Freddy Goosselink made the video.
This video from India says about itself:
Breeding Behaviour Part I
27 March 2014
Male and female Kumbara frogs do courtship behaviour by standing on their hind limbs and touching each other. In the clip above, after the initial courtship the female touches the twigs, where it is likely to oviposit later on. The male keeps calling ‘tok tok’ as the female is very close by. After this inspection, female positions herself for the axillary amplexus.
This video from India says about itself:
Breeding Behaviour Part II
15 May 2014
After the axillary amplexus, male and female position themselves upright. Later, female initiates the clockwise rotation with male and she makes a head stand and releases all the eggs. Just a fraction of a second prior to oviposition, male gets separated from amplexus, but sits close to the female that is ovipositing.
And this video says:
Breeding Behaviour Part III
15 May 2014
The male comes back to the oviposition site and starts applying mud to the egg clutch. This can go on for 30-40 times as long as all the eggs are covered. Once done, male starts calling again from the nearby area.
From National Geographic:
New Frog Mates Doing Handstands, Does “Pottery”
Posted by James Owen in Weird & Wild on May 16, 2014
A new species of frog with some bizarre mating rituals has been discovered in India, a new study says.
Found in swampy forests of the Western Ghats (map), the Kumbara night frog (Nyctibatrachus kumbara) mates while doing a handstand and then daubs its eggs with mud to protect them—the world’s only known frog species known to do so. (See: “Weird Purple Frog Seduces Females From Underground.”)
Hence the new frog’s name: Kumbara means “potter” in the language of the Uttara Kannada region of western India where the species lives, according to the research, published May 16 in the journal Zootaxa.
When the male and female meet, they stand on their hind legs and touch the potential egg-laying site—usually a twig, plant, or rock that overhangs a stream, said study co-author Kotambylu Vasudeva Gururaja, an amphibian researcher at the Indian Institute of Science in Bangalore.
Then, during mating, the female performs a handstand with the male still on her back and starts laying her eggs, said Gururaja, whose team has observed and filmed the nocturnal frog, which was first glimpsed in 2006.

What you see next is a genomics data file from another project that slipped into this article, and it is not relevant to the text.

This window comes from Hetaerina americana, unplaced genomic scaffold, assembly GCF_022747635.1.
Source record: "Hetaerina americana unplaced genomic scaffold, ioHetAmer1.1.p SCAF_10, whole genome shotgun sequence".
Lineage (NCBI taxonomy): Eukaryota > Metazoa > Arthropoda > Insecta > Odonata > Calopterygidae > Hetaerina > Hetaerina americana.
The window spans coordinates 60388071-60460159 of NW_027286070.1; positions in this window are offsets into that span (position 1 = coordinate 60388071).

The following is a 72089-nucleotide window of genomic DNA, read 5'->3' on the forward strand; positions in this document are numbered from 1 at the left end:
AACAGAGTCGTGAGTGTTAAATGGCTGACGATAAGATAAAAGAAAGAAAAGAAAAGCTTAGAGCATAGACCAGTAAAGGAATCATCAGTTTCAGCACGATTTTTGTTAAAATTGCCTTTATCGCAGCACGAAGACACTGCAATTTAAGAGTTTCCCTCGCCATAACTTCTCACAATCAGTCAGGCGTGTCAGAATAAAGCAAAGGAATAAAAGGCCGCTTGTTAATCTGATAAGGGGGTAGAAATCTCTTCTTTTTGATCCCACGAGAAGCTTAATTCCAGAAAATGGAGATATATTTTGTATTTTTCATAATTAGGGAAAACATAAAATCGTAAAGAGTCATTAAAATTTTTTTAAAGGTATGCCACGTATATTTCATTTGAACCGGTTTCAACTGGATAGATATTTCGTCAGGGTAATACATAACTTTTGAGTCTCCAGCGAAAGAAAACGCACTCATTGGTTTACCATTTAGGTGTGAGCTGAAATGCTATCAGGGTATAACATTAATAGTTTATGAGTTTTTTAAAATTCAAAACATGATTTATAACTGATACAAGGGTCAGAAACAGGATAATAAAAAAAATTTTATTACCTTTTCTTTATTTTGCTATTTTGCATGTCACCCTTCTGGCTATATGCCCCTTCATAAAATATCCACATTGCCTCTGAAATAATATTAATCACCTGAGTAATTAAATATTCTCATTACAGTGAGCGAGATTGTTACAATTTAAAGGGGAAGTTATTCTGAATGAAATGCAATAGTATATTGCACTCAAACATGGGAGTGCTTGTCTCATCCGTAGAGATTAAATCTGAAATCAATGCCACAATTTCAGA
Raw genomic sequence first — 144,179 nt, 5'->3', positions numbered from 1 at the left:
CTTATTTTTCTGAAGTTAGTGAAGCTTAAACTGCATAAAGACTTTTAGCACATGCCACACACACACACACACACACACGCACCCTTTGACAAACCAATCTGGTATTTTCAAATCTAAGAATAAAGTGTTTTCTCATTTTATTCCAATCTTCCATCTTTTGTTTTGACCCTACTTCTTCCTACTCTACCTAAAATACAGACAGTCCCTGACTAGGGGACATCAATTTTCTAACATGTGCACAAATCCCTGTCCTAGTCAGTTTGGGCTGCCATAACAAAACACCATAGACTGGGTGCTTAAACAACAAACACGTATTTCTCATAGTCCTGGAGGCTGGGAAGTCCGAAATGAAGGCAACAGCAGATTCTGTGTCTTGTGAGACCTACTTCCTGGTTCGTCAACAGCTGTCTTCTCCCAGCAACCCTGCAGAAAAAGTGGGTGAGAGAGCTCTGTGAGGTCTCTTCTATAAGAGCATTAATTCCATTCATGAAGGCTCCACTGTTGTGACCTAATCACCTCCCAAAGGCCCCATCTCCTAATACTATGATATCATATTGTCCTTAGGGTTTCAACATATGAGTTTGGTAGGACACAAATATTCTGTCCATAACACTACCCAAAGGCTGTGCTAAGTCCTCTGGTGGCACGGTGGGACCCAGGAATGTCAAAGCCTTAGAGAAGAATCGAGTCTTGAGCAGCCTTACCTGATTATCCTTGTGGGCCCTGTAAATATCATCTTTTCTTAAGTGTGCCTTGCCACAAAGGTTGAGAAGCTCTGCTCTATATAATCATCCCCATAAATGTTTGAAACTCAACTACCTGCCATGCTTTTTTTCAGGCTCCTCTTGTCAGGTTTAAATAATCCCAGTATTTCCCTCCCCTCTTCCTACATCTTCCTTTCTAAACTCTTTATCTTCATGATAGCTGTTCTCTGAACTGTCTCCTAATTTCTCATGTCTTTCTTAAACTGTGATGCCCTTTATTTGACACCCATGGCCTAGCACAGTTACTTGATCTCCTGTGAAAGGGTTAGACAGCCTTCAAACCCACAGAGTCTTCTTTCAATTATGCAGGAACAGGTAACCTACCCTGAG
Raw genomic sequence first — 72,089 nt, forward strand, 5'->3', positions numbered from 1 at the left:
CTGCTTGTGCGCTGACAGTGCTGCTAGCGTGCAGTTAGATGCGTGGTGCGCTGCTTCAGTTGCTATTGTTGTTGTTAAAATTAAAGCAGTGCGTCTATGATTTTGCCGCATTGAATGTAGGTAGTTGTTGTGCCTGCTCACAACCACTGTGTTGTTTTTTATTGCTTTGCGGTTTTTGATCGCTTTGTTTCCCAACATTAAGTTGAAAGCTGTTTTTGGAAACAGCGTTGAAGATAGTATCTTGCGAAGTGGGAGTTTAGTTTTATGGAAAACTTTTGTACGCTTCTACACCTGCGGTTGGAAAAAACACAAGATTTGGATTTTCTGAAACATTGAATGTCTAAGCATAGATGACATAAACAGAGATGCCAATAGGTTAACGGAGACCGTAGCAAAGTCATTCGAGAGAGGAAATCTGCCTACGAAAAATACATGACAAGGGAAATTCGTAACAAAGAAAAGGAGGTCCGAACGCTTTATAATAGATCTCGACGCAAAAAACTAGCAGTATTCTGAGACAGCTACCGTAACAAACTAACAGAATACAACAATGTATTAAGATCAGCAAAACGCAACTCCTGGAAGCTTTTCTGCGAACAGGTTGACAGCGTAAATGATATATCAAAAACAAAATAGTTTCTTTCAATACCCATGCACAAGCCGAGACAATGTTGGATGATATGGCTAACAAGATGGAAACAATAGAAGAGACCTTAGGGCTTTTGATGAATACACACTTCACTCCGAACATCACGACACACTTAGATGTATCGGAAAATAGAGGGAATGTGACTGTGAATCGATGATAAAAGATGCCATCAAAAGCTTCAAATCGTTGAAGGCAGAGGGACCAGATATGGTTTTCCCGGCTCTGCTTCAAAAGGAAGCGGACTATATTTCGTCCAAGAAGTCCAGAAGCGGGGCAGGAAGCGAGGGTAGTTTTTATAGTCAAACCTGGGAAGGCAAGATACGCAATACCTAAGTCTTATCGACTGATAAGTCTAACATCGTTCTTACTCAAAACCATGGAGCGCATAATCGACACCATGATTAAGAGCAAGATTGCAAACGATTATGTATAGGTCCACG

The male, having fertilized the spawn, leaps off, but the female remains in the handstand egg-laying position for up to 20 minutes.
The study team suspects the pair start out standing on their hind legs in order to indicate where they want to lay the eggs, “but that needs to be checked out,” Gururaja said. (Also see: “Pictures: Mouth-Birthing Frog to Be Resurrected?“)
This ritual may also be a way for the female to check whether the male literally measures up.
“We hypothesized that the female might be checking the length of the male, since he will release sperms just a fraction of second prior to [egg laying],” he said. “If he is too small, sperms may not reach the eggs that are being attached against gravity.”
That may be why females don’t always go on to mate with smaller male suitors, Gururaja noted.
After the female lays up to seven eggs, the male takes over—revealing a previously unreported method of parental care by frogs. (Watch a video of a male Darwin’s frog spitting out its young.)
“They fill their two hands with mud, stand on their hind legs, then apply the mud,” Gururaja said. “They use their fingers in a similar way to us.”
This plastering job may take 25 minutes, and can involve 40 to 50 trips to the streambed and back, according to Gururaja.
The eggs themselves are secured tightly to the twig, he added, and are difficult for even a human to remove.
The study team suspects the frogs position their spawn above the stream and then conceal it to protect against aquatic predators like freshwater crabs, which “will eat anything, including frogs,” Gururaja said.
The mud casing may also play a role in helping to prevent the eggs from drying out. After a week or so, the tadpoles emerge and drop down into the stream.
The Kumbara night frog is just the latest in a string of recent frog discoveries from the Western Ghats, a range that extends up and down India for 990 miles (1,600 kilometers). (Related: “14 New ‘Dancing Frogs’ Discovered in India.”)
In 2011, Sathyabhama Das Biju, head of the Systematics Lab at the University of Delhi, described 12 new species of night frogs, including one that makes a meowing sound.
“Nyctibatrachus as a genus has amazing diversity in breeding behavior,” Biju, who wasn’t involved in the new study, said in an email.
He agreed the males’ mud-plastering is “unique,” adding that some frogs cover their eggs with mud to camouflage them and prevent them from drying out.
But the new frog’s egg-plastering technique, in combination with its other unusual breeding antics, “is an exciting find.”
“I believe more species will be described from this genus in the coming years,” Biju said.
This video says about itself:
8 May 2014
Scientists have discovered 14 new species of so-called dancing frogs in the jungle mountains of southern India – just in time, as scientists fear they may soon become extinct.
From Associated Press:
Dancing frog species discovered in Indian jungle mountains
14 species of acrobatic amphibians found in Western Ghats, a region expected to be hit by changing rainfall patterns
Thursday 8 May 2014 10.18 BST
Scientists have discovered 14 new species of so-called dancing frogs in the jungle mountains of southern India.
Indian biologists say they found the tiny acrobatic amphibians, which earned their name with the unusual kicks they use to attract mates, declining dramatically in number during the 12 years in which they chronicled the species through morphological descriptions and molecular DNA markers. They breed after the yearly monsoon in fast-rushing streams, but their habitat appears to be becoming increasingly dry.
“It’s like a Hollywood movie, both joyful and sad. On the one hand, we have brought these beautiful frogs into public knowledge. But about 80% are outside protected areas, and in some places, it was as if nature itself was crying,” said the project’s lead scientist, University of Delhi professor Sathyabhama Das Biju.